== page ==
Did You Know That Most of Western Europe Has Rejected Water Fluoridation?
In contrast, in the U.S. 200 million Americans live in areas where water is fluoridated. From city to city, debates over whether to start or end water fluoridation rage on, including in Cortland, New York.
Earlier this year, city officials had planned to hold a public hearing to consider state grants to study adding fluoride to its water supply, but they’ve since backed away from the idea, in part because residents expressed concern that water fluoridation amounts to mediating the public without consent.10
In the video above, the city of Cortland hosted a forum to discuss the health effects of water fluoridation.
FAN’s senior adviser, Paul Connett, Ph.D., and director Bill Osmunson, debated two pro-fluoridation dentists — Johnny Johnson and Steven Slott — during the forum. According to FAN (although you can watch for yourself in the video):11
“They’re both notorious for posting thousands of pro-fluoridation comments on anything fluoride-related on the internet. Meanwhile, in person they were less than impressive, unable to cite even a single primary study proving fluoridation’s safety or effectiveness.”
10 Million in India at Risk of Disability From High-Fluoride WaterIf there were any doubt about fluoride’s toxicity, one need only look at what happens when people are exposed to high levels of naturally occurring fluoride in their drinking water. Fluoride is naturally occurring in some areas, leading to high levels in certain water supplies “naturally.”
Fluoridation advocates often use this to support its safety; however, naturally occurring substances are not automatically safe (think of arsenic, for instance).
Data from India’s Union Health and Family Welfare Ministry indicate that nearly 49 million people are living in areas where fluoride levels in water are above the permissible levels. Exposure to levels above 10 mg/L may cause crippling skeletal fluorosis, as well as abdominal pain, nausea, vomiting, seizures and muscle spasms.
It’s estimated that more than 10 million people in the area are at risk of disability due to high fluoride levels in the water.12 When levels in water are too high, the fluoride accumulates in bones, replacing calcium. In the early stages of skeletal fluorosis, pain occurs followed by changes to the bone structure that can hinder movement. It most often affects hands, legs, arms and the back.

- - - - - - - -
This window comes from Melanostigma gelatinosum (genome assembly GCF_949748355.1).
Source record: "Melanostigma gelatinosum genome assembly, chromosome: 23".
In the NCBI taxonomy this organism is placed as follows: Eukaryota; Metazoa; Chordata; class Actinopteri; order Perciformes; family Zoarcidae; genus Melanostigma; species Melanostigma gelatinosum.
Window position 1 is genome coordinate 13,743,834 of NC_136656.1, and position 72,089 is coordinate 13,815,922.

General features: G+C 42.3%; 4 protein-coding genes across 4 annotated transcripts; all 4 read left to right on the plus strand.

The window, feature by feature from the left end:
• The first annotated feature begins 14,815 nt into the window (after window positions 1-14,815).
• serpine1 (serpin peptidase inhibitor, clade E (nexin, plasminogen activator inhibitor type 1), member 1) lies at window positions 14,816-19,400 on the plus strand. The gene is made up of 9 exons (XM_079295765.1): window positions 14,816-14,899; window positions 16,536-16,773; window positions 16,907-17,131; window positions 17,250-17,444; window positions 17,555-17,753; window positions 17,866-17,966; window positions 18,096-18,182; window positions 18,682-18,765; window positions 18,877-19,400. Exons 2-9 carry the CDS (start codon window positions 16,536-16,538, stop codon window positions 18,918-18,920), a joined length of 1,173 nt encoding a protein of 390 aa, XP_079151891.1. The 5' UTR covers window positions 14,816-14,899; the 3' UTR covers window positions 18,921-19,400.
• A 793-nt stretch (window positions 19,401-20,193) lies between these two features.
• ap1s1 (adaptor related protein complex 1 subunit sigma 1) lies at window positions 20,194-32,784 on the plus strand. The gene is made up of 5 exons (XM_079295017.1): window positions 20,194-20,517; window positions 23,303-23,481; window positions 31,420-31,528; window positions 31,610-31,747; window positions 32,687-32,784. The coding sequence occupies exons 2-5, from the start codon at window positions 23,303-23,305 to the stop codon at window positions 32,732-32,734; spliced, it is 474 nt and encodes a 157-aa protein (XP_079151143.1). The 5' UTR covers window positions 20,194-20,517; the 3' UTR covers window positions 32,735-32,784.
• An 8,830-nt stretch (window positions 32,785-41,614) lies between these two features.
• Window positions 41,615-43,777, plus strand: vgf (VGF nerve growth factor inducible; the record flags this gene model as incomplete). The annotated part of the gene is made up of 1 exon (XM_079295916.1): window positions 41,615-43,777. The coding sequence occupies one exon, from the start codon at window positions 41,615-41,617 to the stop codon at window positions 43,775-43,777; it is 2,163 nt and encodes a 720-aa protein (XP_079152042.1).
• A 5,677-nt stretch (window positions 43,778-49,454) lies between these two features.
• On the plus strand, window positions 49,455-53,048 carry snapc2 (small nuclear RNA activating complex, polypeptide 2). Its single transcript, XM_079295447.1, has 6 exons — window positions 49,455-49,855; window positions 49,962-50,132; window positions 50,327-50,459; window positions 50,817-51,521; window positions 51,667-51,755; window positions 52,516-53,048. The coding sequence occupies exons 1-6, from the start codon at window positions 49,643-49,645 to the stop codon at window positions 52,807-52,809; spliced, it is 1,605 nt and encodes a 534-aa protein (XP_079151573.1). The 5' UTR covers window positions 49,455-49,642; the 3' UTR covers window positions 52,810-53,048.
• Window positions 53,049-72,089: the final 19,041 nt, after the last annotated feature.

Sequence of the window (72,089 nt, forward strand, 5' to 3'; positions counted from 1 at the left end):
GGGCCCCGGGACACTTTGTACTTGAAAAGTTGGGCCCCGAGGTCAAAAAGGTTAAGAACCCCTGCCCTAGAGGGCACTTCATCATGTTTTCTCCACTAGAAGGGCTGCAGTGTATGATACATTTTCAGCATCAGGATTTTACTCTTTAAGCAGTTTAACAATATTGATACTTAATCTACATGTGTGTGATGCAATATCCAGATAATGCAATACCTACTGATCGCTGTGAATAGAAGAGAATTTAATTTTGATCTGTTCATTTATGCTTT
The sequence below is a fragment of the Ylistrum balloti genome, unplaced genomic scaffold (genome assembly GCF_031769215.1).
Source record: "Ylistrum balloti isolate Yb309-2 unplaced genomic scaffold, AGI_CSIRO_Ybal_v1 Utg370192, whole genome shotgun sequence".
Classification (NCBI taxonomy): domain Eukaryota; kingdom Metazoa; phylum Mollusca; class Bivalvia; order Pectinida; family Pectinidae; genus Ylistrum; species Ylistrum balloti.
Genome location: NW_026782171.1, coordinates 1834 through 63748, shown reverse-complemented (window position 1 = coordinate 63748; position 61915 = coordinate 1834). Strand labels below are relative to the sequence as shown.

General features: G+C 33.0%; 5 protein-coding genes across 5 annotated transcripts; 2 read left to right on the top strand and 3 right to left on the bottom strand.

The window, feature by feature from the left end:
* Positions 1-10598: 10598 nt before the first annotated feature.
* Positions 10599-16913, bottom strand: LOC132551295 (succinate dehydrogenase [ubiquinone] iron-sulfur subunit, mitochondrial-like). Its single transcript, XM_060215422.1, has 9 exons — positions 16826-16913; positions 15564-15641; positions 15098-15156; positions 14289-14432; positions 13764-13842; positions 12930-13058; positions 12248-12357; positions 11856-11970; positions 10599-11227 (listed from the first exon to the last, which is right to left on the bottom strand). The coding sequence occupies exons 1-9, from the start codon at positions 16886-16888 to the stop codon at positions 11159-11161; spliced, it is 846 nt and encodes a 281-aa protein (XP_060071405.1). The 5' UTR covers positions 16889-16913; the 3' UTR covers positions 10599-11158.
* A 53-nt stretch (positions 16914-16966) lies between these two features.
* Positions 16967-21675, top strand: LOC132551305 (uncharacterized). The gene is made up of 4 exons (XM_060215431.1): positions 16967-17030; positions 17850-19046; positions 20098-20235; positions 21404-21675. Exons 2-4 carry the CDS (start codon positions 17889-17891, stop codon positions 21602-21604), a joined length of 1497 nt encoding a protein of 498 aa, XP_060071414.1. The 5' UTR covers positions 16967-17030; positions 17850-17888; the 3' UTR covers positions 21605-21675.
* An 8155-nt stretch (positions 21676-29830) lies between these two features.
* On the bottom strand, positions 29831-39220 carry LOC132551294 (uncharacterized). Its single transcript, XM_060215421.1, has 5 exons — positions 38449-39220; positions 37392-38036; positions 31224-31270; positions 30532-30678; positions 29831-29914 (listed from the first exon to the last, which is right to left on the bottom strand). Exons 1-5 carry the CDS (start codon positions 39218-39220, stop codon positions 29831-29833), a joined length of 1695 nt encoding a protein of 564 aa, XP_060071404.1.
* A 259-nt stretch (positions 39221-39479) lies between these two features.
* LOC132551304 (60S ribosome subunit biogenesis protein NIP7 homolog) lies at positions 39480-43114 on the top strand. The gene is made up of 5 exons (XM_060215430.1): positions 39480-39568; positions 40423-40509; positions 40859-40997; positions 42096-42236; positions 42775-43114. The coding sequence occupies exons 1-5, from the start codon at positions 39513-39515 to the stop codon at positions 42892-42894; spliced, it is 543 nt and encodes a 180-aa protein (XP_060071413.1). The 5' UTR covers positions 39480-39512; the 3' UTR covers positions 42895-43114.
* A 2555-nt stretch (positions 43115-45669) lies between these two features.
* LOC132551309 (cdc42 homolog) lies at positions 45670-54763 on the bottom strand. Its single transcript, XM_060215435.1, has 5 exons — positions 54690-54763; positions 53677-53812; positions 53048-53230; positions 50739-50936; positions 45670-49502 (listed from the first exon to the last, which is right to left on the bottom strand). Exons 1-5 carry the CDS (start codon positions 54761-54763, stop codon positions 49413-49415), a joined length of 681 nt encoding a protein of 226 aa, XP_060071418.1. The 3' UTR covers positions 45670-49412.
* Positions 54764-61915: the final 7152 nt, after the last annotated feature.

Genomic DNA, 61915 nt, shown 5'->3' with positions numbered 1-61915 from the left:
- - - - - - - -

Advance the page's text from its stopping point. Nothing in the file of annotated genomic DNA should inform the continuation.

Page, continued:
Skeletal fluorosis goes through three stages, which makes sense since fluoride is a cumulative toxin. The more exposure you get, and the longer you get it, the worse your symptoms are likely to be. According to FAN, symptoms of early stage skeletal fluorosis include:
- Burning, prickling and tingling in your limbs
- Muscle weakness
- Chronic fatigue
- Gastrointestinal disorders
- Reduced appetite and weight loss
- Stiff joints and/or constant pain in your bones; brittle bones; and osteosclerosis
- Calcification of tendons, or ligaments of ribs and pelvis
- Osteoporosis in the long bones
- Bony spurs may also appear on your limb bones, especially around your knee, elbow and on the surface of tibia and ulna
Prevention and Education Are Needed to Prevent CavitiesRecommendations released by the University of Calgary School of Public Policy championed the use of prevention and education to prevent early childhood cavities, noting water fluoridation wouldn’t be needed if such measures were effectively practiced.
The paper’s authors even pointed out that water fluoridation is not preventing tooth decay, as areas with water fluoridation still have a high rate of early childhood cavities. The recommendations call for increased education for parents on the importance of proper feeding and dental hygiene for infants, as well as for health care professionals to discuss these issues with patients. Co-author Jennifer Zwicker told 660 News:13
“We’re recommending that at baby visits … and any kind of interface with public health nurses or pediatricians, just explaining to parents, you need to be cleaning their gums, you need to be brushing their teeth, just so you’re not ending up with children going to the emergency room needing surgery for dental pain.”In the U.S., meanwhile, the petition urges the EPA to follow the lead of western Europe and reject water fluoridation. “The EPA is the one federal agency with the authority to make this happen here in the U.S. We urge EPA to act accordingly,” they wrote.14 …
Read full article